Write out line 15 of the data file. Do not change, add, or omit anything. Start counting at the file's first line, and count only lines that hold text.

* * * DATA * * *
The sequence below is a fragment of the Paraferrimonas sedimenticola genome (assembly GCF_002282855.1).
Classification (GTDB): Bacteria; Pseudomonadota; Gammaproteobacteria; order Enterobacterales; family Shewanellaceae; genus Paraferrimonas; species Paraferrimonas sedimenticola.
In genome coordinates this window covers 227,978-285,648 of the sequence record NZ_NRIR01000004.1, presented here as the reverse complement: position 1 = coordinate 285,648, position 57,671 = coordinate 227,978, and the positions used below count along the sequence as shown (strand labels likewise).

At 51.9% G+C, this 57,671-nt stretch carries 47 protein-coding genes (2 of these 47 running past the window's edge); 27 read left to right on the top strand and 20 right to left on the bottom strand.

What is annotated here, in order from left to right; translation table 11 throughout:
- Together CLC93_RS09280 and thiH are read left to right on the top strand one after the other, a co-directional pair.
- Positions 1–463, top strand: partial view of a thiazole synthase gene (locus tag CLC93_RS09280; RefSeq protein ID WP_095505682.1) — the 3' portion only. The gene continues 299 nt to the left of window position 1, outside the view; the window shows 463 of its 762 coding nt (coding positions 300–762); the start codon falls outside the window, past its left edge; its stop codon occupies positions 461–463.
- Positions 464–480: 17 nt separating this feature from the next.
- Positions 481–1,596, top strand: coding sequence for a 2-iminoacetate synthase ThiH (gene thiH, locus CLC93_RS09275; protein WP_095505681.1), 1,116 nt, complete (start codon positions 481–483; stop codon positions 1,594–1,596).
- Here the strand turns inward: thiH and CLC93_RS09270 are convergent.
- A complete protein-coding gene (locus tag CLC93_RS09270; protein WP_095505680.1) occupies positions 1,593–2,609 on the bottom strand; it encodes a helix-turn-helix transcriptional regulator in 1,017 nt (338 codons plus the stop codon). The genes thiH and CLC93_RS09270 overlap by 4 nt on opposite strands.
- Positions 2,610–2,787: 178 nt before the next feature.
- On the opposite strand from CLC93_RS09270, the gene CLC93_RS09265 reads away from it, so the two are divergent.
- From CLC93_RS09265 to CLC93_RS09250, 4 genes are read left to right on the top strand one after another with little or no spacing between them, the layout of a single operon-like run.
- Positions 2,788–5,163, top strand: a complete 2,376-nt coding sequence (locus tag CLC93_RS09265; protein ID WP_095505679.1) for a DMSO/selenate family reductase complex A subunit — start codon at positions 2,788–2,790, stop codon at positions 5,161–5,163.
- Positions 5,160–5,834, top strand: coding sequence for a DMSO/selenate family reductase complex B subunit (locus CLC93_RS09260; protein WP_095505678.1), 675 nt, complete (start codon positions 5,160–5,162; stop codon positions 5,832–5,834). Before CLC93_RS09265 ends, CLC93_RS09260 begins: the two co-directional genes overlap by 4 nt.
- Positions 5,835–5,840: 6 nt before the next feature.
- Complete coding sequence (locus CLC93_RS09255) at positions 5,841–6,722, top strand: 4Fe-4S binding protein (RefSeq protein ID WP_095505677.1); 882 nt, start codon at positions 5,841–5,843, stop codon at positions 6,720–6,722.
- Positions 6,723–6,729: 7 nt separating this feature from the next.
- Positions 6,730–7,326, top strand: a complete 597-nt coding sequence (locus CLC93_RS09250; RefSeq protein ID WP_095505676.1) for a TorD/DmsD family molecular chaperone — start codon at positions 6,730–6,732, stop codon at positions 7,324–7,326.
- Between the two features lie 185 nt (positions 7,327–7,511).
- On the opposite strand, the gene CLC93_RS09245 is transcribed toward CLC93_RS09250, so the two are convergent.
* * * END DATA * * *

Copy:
- Positions 2,788–5,163, top strand: a complete 2,376-nt coding sequence (locus tag CLC93_RS09265; protein ID WP_095505679.1) for a DMSO/selenate family reductase complex A subunit — start codon at positions 2,788–2,790, stop codon at positions 5,161–5,163.